Every week my wife takes our two boys to the library. Thomas is old enough to pick a selection of books for himself – he often gets ones with diggers, or trains, or animals on the covers. Recently he has got a couple of books with dinosaurs on the front as he went on a pre-school trip to “Butterfly Creek” which has large dinosaur models which move and roar. (He was so taken with them that he was too scared to sleep when he got home…) The latest crop of books include “Richard Scarry’s Best Storybook Ever”. This has evoked a lot if nostalgia in me as I loved Scarry’s “Busytown” books as a schoolboy.
Over the last few nights we have been dipping into this collection of stories and I would like to share one with you which I particularly appreciated. It is called “The Bunny Book” and is written by Scarry’s wife, Partricia. In it a Daddy Bunny, Cousin Bunny, Aunt Bunny, Sister Bunny and Uncle Bunny ask themselves and each other what the Baby Bunny will be when he grows up and what he should be. The Daddy thinks he might be a mailman. The cousin hopes that he becomes a candy store owner. The Uncle wants him to be a train engineer. The sister thinks he should be an airplane pilot while his aunt muses that he could be a fireman. Through their questioning the baby bunny remains silent and “looks wise”. He doesn’t want to be any of the proposed options when he grows up. The last page reads:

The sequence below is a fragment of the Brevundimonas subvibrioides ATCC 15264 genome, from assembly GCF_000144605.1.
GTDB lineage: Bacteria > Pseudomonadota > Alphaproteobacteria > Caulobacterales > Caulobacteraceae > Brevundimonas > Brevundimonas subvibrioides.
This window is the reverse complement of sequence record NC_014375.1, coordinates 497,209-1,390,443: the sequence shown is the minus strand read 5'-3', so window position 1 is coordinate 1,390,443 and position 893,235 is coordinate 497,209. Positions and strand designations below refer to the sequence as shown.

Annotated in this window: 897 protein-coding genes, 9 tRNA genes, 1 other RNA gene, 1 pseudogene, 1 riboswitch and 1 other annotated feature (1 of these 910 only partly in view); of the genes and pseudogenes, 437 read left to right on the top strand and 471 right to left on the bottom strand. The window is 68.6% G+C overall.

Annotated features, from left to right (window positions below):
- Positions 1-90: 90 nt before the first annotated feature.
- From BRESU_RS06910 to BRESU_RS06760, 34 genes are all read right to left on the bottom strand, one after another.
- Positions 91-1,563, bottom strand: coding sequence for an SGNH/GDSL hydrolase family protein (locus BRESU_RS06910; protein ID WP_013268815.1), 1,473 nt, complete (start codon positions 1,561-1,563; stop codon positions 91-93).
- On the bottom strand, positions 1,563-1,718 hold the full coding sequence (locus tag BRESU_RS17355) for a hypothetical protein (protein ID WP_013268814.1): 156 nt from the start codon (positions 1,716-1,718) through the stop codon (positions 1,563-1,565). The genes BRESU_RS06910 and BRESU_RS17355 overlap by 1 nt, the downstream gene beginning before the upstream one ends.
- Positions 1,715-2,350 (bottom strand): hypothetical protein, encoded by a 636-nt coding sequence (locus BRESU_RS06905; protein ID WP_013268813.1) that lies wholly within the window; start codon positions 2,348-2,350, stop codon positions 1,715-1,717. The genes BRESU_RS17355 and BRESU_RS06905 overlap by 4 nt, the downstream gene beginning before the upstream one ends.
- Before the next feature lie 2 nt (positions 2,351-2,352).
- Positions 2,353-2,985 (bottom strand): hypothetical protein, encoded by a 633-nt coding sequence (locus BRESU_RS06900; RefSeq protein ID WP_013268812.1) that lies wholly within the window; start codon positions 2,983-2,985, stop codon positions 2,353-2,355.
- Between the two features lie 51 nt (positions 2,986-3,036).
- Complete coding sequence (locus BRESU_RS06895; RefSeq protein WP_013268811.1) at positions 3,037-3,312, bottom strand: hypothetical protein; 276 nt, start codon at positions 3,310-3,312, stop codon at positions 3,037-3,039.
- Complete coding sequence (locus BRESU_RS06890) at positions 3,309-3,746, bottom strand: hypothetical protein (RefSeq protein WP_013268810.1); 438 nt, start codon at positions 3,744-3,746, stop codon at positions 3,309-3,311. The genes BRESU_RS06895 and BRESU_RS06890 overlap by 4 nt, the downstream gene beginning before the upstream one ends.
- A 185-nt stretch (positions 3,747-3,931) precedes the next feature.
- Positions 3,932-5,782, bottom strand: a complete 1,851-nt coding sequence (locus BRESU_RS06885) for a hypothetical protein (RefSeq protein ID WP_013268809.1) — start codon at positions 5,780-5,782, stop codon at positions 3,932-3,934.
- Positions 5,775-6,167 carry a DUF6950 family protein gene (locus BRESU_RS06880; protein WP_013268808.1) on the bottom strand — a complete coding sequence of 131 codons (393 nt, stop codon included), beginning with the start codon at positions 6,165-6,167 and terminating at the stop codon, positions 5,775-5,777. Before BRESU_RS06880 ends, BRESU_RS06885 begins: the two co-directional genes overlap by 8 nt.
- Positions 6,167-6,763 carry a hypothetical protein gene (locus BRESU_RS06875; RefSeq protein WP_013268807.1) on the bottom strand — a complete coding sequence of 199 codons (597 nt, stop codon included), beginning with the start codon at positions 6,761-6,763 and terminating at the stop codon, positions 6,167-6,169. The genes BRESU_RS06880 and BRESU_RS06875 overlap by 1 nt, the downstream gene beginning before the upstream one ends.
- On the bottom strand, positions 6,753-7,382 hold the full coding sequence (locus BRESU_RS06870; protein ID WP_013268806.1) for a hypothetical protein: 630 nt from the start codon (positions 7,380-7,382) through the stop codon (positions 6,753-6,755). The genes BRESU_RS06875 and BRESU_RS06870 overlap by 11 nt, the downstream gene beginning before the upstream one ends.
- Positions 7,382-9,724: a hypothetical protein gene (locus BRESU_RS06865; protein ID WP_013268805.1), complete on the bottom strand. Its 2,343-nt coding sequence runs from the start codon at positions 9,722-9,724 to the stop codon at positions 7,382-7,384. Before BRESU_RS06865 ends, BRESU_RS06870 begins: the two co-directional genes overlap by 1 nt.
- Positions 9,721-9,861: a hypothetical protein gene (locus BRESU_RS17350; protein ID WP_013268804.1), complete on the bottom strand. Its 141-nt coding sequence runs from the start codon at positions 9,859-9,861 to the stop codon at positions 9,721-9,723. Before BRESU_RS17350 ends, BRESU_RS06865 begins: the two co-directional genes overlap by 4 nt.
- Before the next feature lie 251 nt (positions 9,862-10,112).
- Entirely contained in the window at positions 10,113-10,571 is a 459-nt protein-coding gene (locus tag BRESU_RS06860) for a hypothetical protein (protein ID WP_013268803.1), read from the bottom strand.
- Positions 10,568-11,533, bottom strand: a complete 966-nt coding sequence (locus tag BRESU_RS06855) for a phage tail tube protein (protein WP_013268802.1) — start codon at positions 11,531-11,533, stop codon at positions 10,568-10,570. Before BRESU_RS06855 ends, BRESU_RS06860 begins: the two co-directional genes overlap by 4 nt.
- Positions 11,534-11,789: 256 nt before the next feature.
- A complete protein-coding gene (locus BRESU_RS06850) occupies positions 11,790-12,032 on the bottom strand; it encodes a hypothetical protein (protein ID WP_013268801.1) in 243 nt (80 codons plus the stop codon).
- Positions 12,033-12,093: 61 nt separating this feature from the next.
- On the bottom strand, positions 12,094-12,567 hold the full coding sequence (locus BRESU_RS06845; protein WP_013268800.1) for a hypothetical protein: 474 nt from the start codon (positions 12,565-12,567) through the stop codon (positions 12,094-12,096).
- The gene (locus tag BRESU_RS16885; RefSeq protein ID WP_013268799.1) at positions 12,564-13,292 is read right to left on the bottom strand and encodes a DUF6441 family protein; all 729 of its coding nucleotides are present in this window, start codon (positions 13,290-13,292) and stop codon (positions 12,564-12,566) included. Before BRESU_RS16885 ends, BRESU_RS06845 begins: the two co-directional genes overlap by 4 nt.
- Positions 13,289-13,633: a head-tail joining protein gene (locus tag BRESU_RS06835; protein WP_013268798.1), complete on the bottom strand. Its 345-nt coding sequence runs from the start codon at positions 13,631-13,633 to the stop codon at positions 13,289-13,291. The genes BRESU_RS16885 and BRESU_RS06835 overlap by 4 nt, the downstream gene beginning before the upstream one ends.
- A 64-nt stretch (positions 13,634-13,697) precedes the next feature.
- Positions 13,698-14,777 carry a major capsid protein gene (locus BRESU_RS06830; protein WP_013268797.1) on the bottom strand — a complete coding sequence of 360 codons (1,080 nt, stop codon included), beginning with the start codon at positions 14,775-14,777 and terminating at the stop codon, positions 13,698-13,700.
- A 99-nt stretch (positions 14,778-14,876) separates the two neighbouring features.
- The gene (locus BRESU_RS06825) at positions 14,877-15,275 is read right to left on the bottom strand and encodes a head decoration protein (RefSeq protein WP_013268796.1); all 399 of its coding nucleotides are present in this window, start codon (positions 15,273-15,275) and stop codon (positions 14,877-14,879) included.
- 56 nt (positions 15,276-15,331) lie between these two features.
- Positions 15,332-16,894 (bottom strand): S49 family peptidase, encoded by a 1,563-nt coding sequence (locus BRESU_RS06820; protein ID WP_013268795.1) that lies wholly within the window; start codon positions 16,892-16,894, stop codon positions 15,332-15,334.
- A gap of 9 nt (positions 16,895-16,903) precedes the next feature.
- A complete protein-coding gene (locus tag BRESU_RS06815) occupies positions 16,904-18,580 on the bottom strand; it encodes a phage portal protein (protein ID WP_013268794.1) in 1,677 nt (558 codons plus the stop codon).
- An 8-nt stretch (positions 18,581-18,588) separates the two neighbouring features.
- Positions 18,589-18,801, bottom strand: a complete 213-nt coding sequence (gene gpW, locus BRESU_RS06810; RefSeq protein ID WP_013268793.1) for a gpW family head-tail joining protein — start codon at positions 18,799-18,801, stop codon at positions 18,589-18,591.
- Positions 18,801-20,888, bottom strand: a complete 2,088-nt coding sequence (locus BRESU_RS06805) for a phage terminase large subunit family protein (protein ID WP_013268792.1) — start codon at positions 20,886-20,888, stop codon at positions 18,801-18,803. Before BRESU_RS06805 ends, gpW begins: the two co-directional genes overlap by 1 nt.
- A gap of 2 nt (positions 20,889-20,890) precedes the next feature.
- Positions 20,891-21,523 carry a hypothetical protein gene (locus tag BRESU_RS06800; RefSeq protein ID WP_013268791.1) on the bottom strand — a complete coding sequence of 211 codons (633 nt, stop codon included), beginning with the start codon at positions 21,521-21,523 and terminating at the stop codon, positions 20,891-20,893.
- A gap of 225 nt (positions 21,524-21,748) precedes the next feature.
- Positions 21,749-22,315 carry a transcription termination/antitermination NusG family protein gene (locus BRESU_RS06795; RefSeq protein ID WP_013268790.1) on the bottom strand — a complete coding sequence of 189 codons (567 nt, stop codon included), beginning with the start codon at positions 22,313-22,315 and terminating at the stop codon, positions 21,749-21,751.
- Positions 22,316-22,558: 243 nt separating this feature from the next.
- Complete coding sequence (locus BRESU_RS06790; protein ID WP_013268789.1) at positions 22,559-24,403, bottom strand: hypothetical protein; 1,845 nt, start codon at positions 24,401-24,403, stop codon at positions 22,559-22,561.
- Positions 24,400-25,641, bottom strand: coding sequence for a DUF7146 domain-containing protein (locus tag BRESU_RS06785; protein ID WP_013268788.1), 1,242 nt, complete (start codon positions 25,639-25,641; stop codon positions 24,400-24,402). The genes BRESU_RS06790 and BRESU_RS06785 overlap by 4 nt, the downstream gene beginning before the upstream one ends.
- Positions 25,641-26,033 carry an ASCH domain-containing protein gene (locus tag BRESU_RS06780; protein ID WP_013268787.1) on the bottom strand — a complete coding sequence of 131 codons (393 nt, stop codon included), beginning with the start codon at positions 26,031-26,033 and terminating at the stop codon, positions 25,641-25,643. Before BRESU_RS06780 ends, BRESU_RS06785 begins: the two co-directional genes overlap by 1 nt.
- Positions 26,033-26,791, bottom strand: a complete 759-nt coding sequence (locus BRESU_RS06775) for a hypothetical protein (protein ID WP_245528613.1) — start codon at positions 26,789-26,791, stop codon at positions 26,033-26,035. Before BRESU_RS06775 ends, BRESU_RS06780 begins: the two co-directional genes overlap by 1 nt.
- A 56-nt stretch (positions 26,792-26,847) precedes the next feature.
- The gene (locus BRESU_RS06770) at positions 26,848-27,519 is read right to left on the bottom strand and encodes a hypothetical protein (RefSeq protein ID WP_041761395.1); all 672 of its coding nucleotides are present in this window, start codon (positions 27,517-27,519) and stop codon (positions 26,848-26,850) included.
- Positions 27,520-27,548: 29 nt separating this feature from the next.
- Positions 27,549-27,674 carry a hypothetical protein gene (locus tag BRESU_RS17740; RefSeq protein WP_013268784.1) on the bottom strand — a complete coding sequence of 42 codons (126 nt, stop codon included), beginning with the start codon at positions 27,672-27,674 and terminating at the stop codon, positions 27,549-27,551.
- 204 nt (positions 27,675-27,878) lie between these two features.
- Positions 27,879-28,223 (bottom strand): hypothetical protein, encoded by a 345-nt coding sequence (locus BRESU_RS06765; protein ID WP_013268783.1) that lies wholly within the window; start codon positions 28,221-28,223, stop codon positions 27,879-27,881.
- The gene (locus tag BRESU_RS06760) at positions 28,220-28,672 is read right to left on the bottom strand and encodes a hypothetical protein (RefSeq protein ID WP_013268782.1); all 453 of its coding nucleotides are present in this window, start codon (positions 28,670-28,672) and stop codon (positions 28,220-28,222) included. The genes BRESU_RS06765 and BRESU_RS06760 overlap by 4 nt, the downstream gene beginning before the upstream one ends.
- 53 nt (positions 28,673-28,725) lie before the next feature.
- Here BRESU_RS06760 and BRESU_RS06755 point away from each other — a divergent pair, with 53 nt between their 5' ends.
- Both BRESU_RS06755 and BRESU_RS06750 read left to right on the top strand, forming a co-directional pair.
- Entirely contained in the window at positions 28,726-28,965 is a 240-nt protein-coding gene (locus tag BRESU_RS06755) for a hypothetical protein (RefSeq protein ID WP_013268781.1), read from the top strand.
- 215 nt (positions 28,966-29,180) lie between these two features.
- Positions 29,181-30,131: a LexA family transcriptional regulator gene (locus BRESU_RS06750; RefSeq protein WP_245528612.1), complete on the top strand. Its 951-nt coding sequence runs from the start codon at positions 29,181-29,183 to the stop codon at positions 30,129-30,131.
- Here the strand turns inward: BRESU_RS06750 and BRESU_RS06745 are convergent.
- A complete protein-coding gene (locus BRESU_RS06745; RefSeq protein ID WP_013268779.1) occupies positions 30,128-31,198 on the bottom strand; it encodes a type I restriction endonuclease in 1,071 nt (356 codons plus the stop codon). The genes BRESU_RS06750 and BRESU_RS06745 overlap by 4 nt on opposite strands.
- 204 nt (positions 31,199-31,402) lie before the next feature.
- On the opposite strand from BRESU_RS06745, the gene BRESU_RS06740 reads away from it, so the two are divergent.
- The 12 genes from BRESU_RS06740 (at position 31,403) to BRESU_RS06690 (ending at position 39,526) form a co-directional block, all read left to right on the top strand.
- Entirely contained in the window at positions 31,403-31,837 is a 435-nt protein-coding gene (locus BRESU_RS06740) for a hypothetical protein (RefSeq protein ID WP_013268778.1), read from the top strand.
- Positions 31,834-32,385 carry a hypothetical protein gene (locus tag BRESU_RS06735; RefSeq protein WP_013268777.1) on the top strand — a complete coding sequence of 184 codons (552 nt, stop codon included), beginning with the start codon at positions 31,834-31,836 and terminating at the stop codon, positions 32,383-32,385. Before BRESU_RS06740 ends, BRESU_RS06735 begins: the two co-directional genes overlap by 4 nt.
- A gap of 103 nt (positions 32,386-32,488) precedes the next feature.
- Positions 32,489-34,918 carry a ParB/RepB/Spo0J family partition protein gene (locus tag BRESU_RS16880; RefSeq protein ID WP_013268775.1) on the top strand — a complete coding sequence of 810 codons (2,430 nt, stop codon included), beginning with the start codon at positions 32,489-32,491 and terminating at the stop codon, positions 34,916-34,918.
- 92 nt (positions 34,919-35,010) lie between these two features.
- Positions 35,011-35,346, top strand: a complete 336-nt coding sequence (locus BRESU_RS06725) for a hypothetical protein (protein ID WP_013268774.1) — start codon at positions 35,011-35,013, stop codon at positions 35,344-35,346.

“[The baby bunny] bounced on his daddy’s knee and laughed.
Can you guess what he will be?
He will have lots of little bunny children to feed when they are hungry. He will read them a story when they are sleepy, and tuck them into bed at night.
And that is what the baby bunny will grow up to be. A daddy rabbit.”
It almost brings a tear to my eye. A lovely affirmation of the attraction of parenthood. It is also a nice corrective to our notions of being and doing. While the baby bunny might do one of those other careers suggested by his family, he is planning to grow up to be a daddy. One wonders if such a book would be written now which appreciates so fully the importance of growing up to be a ‘mummy’ or a ‘daddy’. Unfortunately I still think Thomas wants to grow up to be a Tyrannosaurus Rex.